Shifting the Monkey: “Mine vs. Yours,” to “Ours”
By Dr. E. Scott England
Northside Elementary School
Dr. Ryan Donlan
Department of Educational Leadership
Bayh College of Education
Indiana State University
We’re taught from a young age not to use them.
At the very least, we are taught not to use them in professional settings. But what about a series of “good” words that come together to form bad statements?
Allow us to explain.
We’ll begin with the phrase, “That’s my job.” It’s innocent enough, to the point, maybe even said with a bit of pride and an inflated chest. Innocence comes to a screeching halt, however, when one adds the word not.
Our eardrums shudder when we hear someone say, “That’s not my job” or “That’s not my problem.” Indulge us for a moment as we set the scene.
Imagine we’re at a restaurant. It’s a busy, up-and-coming restaurant with a fresh menu and inviting atmosphere. We’ve heard nothing but rave reviews about the Mediterranean salad. We place our order, looking forward to the homemade sundried tomato vinaigrette dressing drizzled over the delicious salad topped with feta cheese. As the server turns to leave, we remember: “Would it be at all possible to get that without olives?” The server smiles and says absolutely.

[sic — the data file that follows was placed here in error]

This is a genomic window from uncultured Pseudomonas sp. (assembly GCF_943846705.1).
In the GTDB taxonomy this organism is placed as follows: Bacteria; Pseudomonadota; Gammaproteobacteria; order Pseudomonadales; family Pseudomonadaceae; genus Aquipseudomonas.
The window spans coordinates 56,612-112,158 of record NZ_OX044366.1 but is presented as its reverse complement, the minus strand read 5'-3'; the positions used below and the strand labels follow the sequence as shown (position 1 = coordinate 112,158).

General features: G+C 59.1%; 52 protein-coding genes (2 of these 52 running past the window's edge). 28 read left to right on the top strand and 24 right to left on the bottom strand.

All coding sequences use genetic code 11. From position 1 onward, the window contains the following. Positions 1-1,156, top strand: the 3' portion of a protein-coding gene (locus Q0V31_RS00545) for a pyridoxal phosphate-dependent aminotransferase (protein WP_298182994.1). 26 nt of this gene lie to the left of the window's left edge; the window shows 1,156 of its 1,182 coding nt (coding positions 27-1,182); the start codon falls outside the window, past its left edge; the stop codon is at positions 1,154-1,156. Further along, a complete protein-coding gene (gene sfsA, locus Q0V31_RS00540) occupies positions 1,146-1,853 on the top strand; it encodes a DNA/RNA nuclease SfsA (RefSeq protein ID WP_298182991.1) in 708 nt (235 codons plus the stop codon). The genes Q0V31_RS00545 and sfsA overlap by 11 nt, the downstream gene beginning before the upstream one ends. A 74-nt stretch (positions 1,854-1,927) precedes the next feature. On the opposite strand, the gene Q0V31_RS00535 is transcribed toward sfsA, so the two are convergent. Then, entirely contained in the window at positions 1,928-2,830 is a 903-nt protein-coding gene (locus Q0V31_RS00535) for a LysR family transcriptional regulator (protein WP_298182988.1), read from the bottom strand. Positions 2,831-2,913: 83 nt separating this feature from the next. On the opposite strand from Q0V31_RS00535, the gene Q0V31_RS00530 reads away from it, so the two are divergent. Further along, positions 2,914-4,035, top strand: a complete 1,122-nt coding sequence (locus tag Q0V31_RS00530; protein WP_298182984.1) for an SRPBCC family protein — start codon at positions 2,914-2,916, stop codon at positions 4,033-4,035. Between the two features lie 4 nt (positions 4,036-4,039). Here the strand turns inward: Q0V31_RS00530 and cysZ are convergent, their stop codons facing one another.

Back in the kitchen, the server puts in the order with the chefs before rushing back out to serve another table. After a while our order comes up in the kitchen ready to be delivered. As our server grabs it, she notices it has olives. Bringing it to the attention of the kitchen staff, the chef tells the server it wasn’t written on the ticket.
The server apologizes.
With a roll of the eyes and shrug of the shoulder the chef says, That’s not my problem, as he turns his attention back to cooking. Not to be rebuffed, the server comes back with a quick, Fixing it is not my job.
We now have a problem, and stuck in the middle of it all is our Mediterranean salad that is slowly absorbing the aroma of olive.
In the case of your salad—as is with most cases—someone will intervene to solve the problem. Maybe it’s the disgruntled chef, the offended server, or even the owner. In all honesty, even the maître dˊ is qualified. But are there winners and losers? Can we even really have a winner in this situation?
Let’s apply the same scenario to education.
Imagine a teacher coming to a principal seeking guidance about a student with behavioral problems. Obviously to us, a response of That’s not my job is not going to set well with the teacher. It probably wouldn’t happen explicitly, but what about the implicitly?